Using such an appliance also impacts other muscles of the upper airway. For instance it increases the dimensions of the upper airway. Because of this, the orthodontist usually needs to do many adjustments to make the device work to the best of its ability.
The tongue retaining device or TRD works at the level of the tongue. It places the tongue in an anterior (forward) position in the mouth to prevent it from receding backwards as then it can block the airway and cause obstructive breathing. This device also advances the jaw to supplement the effort of retention of the tongue. The device carries a suction bulb which is needed to hold the tongue tip to the teeth and lips to keep it in place.[gn_note color=”#e6fcb0″]How effective are they?
Dental appliances been found to be effective in 50 to 60% of sleep apnea patients and 90% patients have reported elimination of snoring problems. However, their effectiveness depends on the cause of the sleep apnea. So your doctor should not recommend a dental appliance until he/she determines the cause of your sleep apnea.[/gn_note]
Pros and cons of dental appliances
Depending on your individual condition and the cause of your sleep apnea, the orthodontist has the last word on the choice of the type of dental appliance that would suit you best. Having sad that, doctors’ opinions on the use of dental appliances is divided. While some doctors are firm believers in their effectiveness, some claim that their use worsens the symptoms.
No treatment method is without its negative effects and dental appliances are no exception. In the final analysis, all depends on doctors’ views, user tolerance levels, and final expectations from the therapy.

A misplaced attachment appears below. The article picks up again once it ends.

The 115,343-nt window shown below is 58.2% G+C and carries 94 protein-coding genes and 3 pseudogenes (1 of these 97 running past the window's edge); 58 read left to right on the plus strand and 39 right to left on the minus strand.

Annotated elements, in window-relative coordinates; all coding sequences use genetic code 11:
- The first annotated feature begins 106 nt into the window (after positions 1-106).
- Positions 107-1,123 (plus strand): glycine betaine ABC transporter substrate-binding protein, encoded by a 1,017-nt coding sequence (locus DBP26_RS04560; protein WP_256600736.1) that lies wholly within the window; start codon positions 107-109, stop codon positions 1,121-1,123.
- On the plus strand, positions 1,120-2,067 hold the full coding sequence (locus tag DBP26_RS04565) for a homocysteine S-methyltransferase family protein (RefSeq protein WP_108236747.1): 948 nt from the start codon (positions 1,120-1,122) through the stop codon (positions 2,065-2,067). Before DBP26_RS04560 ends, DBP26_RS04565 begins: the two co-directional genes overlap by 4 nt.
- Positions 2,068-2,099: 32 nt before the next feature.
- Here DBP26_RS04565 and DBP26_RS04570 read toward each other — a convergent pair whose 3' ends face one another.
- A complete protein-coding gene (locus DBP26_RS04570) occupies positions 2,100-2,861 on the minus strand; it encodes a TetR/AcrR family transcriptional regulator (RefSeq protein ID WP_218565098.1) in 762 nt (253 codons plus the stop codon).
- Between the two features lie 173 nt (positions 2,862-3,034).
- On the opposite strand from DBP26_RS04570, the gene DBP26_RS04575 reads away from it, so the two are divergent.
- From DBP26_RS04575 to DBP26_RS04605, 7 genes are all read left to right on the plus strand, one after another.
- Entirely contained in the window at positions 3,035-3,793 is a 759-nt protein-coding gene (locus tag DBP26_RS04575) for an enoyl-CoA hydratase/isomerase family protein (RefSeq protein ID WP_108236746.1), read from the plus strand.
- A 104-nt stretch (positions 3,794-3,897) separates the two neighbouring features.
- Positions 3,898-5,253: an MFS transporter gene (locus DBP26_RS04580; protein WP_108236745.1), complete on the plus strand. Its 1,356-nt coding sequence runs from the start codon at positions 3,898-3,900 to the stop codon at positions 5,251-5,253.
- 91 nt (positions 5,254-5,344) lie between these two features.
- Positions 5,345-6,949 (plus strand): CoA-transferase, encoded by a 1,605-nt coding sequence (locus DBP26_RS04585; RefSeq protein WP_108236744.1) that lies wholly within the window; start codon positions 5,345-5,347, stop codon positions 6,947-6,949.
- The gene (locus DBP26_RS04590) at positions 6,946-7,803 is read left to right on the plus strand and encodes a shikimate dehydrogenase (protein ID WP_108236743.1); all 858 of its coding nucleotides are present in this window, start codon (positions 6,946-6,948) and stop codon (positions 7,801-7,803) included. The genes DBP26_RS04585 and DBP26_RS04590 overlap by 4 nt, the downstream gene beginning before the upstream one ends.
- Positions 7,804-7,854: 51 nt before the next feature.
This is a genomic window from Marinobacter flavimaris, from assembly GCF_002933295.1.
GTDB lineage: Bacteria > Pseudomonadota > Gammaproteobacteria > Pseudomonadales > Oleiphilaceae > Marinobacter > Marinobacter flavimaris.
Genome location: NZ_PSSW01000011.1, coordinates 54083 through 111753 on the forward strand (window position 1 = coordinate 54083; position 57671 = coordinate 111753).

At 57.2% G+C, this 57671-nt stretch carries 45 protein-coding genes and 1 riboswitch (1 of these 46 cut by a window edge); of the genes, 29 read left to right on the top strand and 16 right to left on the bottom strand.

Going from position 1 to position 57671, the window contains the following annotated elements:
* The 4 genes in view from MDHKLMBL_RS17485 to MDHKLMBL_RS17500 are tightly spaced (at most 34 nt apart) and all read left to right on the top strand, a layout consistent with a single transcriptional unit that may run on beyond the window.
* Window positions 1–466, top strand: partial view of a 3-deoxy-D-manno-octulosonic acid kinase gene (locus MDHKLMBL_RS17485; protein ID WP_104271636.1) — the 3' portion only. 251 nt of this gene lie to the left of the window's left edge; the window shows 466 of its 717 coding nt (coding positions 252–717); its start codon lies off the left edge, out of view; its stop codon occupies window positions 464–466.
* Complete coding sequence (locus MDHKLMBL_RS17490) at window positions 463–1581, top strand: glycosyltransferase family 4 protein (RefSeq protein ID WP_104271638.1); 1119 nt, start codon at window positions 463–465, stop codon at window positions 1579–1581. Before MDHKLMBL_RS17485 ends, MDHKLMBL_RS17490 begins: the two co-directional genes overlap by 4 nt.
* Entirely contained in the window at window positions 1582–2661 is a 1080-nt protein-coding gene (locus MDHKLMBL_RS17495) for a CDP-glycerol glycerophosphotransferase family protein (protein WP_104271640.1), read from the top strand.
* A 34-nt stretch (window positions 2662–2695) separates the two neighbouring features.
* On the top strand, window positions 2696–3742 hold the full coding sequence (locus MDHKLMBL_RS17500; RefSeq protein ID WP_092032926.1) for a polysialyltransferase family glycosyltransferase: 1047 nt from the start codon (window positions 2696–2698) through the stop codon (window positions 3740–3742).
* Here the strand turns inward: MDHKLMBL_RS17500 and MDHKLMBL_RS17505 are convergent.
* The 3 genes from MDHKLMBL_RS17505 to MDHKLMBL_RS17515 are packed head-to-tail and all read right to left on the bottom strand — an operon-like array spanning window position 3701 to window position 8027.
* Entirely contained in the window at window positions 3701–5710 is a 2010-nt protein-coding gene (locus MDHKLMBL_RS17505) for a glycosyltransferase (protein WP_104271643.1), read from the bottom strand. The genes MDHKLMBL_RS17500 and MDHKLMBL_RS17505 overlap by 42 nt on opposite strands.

Potential benefits of dental appliances:
- Reduction of severity of symptoms especially if the user is a back or stomach-sleeper.
- Reduces loudness of snoring.
- More user-friendly than CPAP
- Higher patient compliance due to convenience of use, size, usability and maintenance.
- Significant improvement in quality and quantity of sleep.
- Offers value for money. Treatment cost is lower than CPAP therapy.
Expect to make compromises in the following areas:
- Intimacy with your partner
- Increased saliva
- Gum irritation
- Might not work if you’re a side sleeper.
- Effectiveness is not as high as CPAP
- MAD therapy is considered expensive (sometimes more than $2000) which may not be reimbursable by insurance.
- Though mild in nature, some of the side effects you might experience are: dry mouth and lips; sore tongue; abnormal bite sensation; oral pain and discomfort.
- Long term use might cause permanent damage to teeth and jaw.
- Some users have reported worsening of symptoms.
They don’t work when…
Dental appliances only work if your sleep apnea is caused by your jaw or tongue obstructing your airway. So a MAD will only function optimally when the cause can be linked to problems of the jaw or tongue. Similarly, the TRD will be ineffective if the cause of your sleep apnea is NOT your tongue.
There is new hope in the horizon for sleep apnea patients who find CPAP therapy unbearable. After a 2005 clinical study conducted by American Academy of Sleep Medicine, it has been found that the dental appliance for sleep apnea is perhaps one of the most worthy treatment options for apnea patients, particularly those who are CPAP-incompatible. So if you are dreading the idea of surgery or can’t tolerate CPAP, talk to your doctor about using one of these devices!
References & Resources:
- Review of oral appliances for treatment of sleep-disordered breathing
- Oral Appliance Therapy in Patients With Daytime Sleepiness and Snoring or Mild to Moderate Sleep Apnea: A Randomized Clinical Trial
- The comparison of CPAP and oral appliances in treatment of patients with OSA: a systematic review and meta-analysis